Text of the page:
Theaster Gates
Archive House Slide Library
photo: Sara PooleyArchive House Library
photo: Sara PooleyArchive House Past (2009) and Present (2013)
photos: Sara PooleyStairwell by John PreusSecond Floor LibrarySecond Floor LibraryDusty Lantern Slide Archive
Dorchester Projects
Acquisition of an Abandoned 2 story property for reuse as a Library, Slide Archive and Soul Food Kitchen


2 year design-build project

Dorchester Projects encompasses a cluster of formerly abandoned buildings on Chicago’s South Side that Theaster Gates renovated from sites of neglect into a vibrant cultural locus. After making his home in a former storefront on South Dorchester Avenue, Gates purchased the neighboring two-story vacant house and initiated a design project to restore and reactivate the home as a site of community interaction and uplift. The success of this project led to the acquisition of a third building across the street, which with the support of grants will be redesigned as a space for film programming and artist residencies.

Another component is the Listening Room. The display windows on the façade of this one-story building recall its previous use as a neighbourhood candy store. Theaster Gates has redesigned the front room to house 8,000 LPs comprising the final inventory from Dr Wax Records, a former record store in the nearby Hyde Park neighbourhood. The record collection has served both spirited and didactic functions, facilitating listening parties and DJ events in the space while being made available to artists and musicians in residence at Dorchester Projects. From December 2011 to July 2012, the collection travelled to the Seattle Art Museum for installation in the exhibition Theaster Gates: The Listening Room. In the future the residential half of the building will be renovated into a reading room and temporary home for the Johnson Library, a donation of the Johnson Publishing Corporation’s in-house editors’ library and a comprehensive collection of Ebony and Jet magazines founded by John H. Johnson.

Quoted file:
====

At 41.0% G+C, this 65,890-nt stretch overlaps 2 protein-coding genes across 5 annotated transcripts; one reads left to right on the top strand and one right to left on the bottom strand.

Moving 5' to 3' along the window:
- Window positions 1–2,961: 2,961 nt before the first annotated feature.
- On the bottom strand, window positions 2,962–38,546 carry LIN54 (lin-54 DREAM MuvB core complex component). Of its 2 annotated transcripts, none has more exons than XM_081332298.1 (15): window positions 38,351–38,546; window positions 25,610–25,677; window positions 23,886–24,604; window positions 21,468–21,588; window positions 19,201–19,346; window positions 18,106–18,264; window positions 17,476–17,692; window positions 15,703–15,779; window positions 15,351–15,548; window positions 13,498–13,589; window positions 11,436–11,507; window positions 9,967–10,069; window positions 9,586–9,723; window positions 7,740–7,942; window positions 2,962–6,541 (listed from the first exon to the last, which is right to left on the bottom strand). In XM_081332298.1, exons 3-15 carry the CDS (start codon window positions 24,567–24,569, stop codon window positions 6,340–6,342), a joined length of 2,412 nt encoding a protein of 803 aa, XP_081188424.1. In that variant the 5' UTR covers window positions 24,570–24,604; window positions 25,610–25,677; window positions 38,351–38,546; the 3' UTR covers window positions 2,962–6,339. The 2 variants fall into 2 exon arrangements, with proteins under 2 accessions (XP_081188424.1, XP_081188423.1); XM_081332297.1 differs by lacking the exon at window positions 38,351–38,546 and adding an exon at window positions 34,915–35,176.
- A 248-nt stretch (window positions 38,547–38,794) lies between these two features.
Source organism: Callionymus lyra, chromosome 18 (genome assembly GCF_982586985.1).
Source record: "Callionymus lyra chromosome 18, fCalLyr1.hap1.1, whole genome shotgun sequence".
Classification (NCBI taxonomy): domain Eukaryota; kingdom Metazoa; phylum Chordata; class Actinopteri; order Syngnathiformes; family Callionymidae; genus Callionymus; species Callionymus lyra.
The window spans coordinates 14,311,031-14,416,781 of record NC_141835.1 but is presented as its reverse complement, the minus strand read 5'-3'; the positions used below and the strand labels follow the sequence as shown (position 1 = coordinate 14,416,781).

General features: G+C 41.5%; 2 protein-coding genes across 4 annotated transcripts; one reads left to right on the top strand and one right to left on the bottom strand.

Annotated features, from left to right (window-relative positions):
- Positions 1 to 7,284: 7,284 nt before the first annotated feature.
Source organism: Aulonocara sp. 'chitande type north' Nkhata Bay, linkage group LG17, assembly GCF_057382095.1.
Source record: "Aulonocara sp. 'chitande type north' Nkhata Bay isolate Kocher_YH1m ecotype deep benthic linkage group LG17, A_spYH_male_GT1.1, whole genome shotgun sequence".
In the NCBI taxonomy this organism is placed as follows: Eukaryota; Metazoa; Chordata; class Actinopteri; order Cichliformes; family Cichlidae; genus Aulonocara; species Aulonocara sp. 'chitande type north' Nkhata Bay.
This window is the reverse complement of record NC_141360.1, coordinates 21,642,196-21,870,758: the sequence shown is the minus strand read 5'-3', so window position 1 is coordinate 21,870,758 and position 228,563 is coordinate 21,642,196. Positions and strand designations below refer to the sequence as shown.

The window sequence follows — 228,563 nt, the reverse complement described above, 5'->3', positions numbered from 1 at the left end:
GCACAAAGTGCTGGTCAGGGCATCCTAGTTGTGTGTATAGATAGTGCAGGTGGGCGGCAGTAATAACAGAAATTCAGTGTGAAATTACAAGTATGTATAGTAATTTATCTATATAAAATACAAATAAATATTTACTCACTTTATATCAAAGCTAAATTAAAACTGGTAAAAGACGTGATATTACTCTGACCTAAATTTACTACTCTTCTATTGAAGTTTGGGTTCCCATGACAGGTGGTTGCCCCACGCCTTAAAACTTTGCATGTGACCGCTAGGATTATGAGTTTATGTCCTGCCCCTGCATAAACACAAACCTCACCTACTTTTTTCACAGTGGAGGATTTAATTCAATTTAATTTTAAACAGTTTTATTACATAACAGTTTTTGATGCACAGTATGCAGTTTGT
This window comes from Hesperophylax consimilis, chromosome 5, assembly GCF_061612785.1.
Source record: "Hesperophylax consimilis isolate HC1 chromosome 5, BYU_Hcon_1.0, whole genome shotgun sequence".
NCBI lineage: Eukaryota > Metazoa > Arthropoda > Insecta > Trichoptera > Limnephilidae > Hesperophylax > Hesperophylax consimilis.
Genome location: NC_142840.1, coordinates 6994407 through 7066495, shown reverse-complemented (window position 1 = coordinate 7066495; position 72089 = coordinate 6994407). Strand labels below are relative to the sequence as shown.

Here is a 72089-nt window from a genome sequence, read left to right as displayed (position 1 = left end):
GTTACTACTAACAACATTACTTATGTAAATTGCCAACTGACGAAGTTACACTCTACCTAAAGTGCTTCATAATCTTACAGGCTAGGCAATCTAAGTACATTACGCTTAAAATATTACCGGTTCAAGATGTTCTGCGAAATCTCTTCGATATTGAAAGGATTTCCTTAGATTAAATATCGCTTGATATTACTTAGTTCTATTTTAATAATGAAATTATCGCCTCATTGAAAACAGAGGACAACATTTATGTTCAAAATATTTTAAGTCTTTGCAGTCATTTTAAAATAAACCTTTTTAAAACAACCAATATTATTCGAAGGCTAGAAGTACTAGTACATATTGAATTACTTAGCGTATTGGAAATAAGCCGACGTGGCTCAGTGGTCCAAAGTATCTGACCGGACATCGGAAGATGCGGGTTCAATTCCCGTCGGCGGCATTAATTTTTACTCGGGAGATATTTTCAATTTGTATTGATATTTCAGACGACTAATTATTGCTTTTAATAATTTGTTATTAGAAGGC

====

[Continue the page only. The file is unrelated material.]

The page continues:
Using repurposed materials from all over Chicago, the aesthetic of Gates’ Dorchester Projects is both practical and poetic, bridging the creation of new art with the adaptive reuse of resources. Within this multi-functional and growing space, community-driven initiatives and experiences foster neighborhood revitalization and serve as a model for greater cultural and socioeconomic renewal. Dorchester provides its neighbors and local youth the opportunity to perceive built and living environments as spaces worth constructing, exploring and critiquing. It empowers community members to engage in the movement of radical hospitality by physically transforming their surroundings and filling them with beautiful objects, diverse people and innovative ideas.